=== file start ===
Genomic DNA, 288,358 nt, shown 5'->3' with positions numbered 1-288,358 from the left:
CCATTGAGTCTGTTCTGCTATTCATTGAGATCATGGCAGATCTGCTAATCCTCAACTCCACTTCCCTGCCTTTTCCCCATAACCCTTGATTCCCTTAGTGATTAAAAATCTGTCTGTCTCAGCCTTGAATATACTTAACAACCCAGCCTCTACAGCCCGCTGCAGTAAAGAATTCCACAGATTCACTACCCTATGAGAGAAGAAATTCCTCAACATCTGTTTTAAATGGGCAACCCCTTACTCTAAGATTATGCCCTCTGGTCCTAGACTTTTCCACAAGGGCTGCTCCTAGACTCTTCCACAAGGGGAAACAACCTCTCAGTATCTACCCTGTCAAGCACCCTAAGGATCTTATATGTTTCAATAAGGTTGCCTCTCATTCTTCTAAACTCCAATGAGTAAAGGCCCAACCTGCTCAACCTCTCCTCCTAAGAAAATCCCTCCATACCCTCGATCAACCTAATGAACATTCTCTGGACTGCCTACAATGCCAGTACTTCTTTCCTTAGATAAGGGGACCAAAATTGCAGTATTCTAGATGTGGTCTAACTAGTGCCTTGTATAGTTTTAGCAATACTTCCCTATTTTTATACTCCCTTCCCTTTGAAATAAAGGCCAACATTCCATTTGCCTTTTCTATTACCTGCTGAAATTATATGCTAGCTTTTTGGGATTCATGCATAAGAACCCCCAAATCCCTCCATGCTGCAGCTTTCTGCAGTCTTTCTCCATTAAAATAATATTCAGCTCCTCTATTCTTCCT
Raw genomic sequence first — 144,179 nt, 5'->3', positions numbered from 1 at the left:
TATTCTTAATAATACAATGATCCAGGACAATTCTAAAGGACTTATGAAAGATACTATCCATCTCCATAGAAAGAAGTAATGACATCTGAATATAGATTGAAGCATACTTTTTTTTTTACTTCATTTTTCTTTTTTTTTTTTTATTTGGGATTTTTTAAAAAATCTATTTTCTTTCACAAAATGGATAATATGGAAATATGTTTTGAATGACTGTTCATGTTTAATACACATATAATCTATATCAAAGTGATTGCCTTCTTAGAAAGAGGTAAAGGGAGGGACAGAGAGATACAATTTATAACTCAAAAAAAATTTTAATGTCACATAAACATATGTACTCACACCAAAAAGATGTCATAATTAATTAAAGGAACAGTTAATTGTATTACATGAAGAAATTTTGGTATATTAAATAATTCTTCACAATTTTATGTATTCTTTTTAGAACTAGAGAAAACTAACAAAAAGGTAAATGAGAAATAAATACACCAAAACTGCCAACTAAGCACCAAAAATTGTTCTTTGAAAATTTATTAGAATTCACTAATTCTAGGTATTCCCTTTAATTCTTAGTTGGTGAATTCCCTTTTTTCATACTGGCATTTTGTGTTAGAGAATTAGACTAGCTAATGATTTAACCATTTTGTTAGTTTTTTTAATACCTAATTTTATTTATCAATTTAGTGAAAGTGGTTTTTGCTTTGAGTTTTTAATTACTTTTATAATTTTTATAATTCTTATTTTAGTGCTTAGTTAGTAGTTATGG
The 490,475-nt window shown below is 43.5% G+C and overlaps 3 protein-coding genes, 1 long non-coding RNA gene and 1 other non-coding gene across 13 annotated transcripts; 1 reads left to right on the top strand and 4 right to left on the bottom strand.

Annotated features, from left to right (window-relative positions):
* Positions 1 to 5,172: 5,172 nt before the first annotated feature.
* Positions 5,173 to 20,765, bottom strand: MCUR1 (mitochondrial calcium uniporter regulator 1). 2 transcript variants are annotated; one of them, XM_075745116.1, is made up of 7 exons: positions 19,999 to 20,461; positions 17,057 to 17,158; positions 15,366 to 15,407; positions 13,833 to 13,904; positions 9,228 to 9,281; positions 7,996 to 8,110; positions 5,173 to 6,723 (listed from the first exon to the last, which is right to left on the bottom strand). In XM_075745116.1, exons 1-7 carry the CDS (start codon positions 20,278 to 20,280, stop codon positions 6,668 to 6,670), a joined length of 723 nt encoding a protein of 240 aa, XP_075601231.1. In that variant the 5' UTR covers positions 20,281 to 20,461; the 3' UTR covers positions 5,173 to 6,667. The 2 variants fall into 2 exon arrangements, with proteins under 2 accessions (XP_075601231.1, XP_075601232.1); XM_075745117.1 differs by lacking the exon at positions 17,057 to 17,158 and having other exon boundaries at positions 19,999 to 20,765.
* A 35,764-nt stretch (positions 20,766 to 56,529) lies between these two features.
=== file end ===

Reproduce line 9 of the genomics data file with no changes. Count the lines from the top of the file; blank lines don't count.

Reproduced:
* A 35,764-nt stretch (positions 20,766 to 56,529) lies between these two features.